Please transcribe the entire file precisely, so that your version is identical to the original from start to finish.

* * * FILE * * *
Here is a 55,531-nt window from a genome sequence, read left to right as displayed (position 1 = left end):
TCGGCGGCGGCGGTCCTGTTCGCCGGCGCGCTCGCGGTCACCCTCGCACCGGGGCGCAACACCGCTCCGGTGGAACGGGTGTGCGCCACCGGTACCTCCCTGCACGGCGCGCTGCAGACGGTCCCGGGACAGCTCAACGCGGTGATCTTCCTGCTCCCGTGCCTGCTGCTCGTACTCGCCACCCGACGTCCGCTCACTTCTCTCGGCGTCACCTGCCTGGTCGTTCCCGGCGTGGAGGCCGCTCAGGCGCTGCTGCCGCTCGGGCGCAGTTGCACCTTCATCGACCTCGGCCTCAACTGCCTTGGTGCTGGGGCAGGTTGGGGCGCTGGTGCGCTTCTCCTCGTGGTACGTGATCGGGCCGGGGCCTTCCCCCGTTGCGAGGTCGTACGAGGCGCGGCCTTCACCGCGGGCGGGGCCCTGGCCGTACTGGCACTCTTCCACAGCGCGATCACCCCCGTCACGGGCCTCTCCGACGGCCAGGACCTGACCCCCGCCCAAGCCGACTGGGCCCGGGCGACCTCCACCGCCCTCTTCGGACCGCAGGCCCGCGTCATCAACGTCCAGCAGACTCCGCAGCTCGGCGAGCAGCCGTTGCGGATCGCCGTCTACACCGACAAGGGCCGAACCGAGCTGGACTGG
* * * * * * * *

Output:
Here is a 55,531-nt window from a genome sequence, read left to right as displayed (position 1 = left end):
TCGGCGGCGGCGGTCCTGTTCGCCGGCGCGCTCGCGGTCACCCTCGCACCGGGGCGCAACACCGCTCCGGTGGAACGGGTGTGCGCCACCGGTACCTCCCTGCACGGCGCGCTGCAGACGGTCCCGGGACAGCTCAACGCGGTGATCTTCCTGCTCCCGTGCCTGCTGCTCGTACTCGCCACCCGACGTCCGCTCACTTCTCTCGGCGTCACCTGCCTGGTCGTTCCCGGCGTGGAGGCCGCTCAGGCGCTGCTGCCGCTCGGGCGCAGTTGCACCTTCATCGACCTCGGCCTCAACTGCCTTGGTGCTGGGGCAGGTTGGGGCGCTGGTGCGCTTCTCCTCGTGGTACGTGATCGGGCCGGGGCCTTCCCCCGTTGCGAGGTCGTACGAGGCGCGGCCTTCACCGCGGGCGGGGCCCTGGCCGTACTGGCACTCTTCCACAGCGCGATCACCCCCGTCACGGGCCTCTCCGACGGCCAGGACCTGACCCCCGCCCAAGCCGACTGGGCCCGGGCGACCTCCACCGCCCTCTTCGGACCGCAGGCCCGCGTCATCAACGTCCAGCAGACTCCGCAGCTCGGCGAGCAGCCGTTGCGGATCGCCGTCTACACCGACAAGGGCCGAACCGAGCTGGACTGG